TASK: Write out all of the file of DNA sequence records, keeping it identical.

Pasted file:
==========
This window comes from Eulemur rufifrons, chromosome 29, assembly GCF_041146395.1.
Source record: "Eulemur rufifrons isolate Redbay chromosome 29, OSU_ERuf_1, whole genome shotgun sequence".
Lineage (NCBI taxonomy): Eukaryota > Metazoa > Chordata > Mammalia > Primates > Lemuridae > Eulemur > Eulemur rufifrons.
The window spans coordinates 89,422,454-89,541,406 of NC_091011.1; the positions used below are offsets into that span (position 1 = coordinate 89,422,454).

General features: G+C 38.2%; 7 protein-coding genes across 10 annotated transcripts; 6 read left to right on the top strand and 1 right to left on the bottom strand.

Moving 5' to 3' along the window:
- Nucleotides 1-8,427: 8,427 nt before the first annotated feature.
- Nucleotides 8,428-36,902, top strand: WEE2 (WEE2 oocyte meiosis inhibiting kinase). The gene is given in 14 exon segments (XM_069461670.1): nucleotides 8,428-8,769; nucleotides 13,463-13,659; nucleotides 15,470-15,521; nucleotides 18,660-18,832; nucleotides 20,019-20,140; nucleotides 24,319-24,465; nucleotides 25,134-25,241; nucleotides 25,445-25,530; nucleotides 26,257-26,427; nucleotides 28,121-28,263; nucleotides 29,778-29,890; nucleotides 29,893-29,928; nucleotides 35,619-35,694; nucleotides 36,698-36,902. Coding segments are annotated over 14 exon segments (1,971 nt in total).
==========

This window comes from Eulemur rufifrons, chromosome 29, assembly GCF_041146395.1.
Source record: "Eulemur rufifrons isolate Redbay chromosome 29, OSU_ERuf_1, whole genome shotgun sequence".
Lineage (NCBI taxonomy): Eukaryota > Metazoa > Chordata > Mammalia > Primates > Lemuridae > Eulemur > Eulemur rufifrons.
The window spans coordinates 89,422,454-89,541,406 of NC_091011.1; the positions used below are offsets into that span (position 1 = coordinate 89,422,454).

General features: G+C 38.2%; 7 protein-coding genes across 10 annotated transcripts; 6 read left to right on the top strand and 1 right to left on the bottom strand.

Moving 5' to 3' along the window:
- Nucleotides 1-8,427: 8,427 nt before the first annotated feature.
- Nucleotides 8,428-36,902, top strand: WEE2 (WEE2 oocyte meiosis inhibiting kinase). The gene is given in 14 exon segments (XM_069461670.1): nucleotides 8,428-8,769; nucleotides 13,463-13,659; nucleotides 15,470-15,521; nucleotides 18,660-18,832; nucleotides 20,019-20,140; nucleotides 24,319-24,465; nucleotides 25,134-25,241; nucleotides 25,445-25,530; nucleotides 26,257-26,427; nucleotides 28,121-28,263; nucleotides 29,778-29,890; nucleotides 29,893-29,928; nucleotides 35,619-35,694; nucleotides 36,698-36,902. Coding segments are annotated over 14 exon segments (1,971 nt in total).